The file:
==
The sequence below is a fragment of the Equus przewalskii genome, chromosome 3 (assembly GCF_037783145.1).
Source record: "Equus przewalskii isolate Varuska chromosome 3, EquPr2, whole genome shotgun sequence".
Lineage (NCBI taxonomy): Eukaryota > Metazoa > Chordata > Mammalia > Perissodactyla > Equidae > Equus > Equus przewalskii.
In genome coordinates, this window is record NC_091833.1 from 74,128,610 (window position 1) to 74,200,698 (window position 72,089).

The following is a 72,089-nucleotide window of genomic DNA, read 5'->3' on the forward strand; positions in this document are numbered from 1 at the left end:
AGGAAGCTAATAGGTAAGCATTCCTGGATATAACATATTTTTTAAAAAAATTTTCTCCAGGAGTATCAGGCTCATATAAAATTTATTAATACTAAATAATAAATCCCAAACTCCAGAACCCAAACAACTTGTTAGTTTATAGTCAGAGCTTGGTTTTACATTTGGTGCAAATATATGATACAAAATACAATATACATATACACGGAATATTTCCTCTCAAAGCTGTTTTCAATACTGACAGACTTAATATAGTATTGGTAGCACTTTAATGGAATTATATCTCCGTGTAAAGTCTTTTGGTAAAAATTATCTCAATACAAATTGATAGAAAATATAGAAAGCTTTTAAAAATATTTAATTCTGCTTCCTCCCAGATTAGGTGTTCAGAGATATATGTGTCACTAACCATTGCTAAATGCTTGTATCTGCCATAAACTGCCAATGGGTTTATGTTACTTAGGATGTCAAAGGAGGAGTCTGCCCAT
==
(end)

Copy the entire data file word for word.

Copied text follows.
The sequence below is a fragment of the Equus przewalskii genome, chromosome 3 (assembly GCF_037783145.1).
Source record: "Equus przewalskii isolate Varuska chromosome 3, EquPr2, whole genome shotgun sequence".
Lineage (NCBI taxonomy): Eukaryota > Metazoa > Chordata > Mammalia > Perissodactyla > Equidae > Equus > Equus przewalskii.
In genome coordinates, this window is record NC_091833.1 from 74,128,610 (window position 1) to 74,200,698 (window position 72,089).

The following is a 72,089-nucleotide window of genomic DNA, read 5'->3' on the forward strand; positions in this document are numbered from 1 at the left end:
AGGAAGCTAATAGGTAAGCATTCCTGGATATAACATATTTTTTAAAAAAATTTTCTCCAGGAGTATCAGGCTCATATAAAATTTATTAATACTAAATAATAAATCCCAAACTCCAGAACCCAAACAACTTGTTAGTTTATAGTCAGAGCTTGGTTTTACATTTGGTGCAAATATATGATACAAAATACAATATACATATACACGGAATATTTCCTCTCAAAGCTGTTTTCAATACTGACAGACTTAATATAGTATTGGTAGCACTTTAATGGAATTATATCTCCGTGTAAAGTCTTTTGGTAAAAATTATCTCAATACAAATTGATAGAAAATATAGAAAGCTTTTAAAAATATTTAATTCTGCTTCCTCCCAGATTAGGTGTTCAGAGATATATGTGTCACTAACCATTGCTAAATGCTTGTATCTGCCATAAACTGCCAATGGGTTTATGTTACTTAGGATGTCAAAGGAGGAGTCTGCCCAT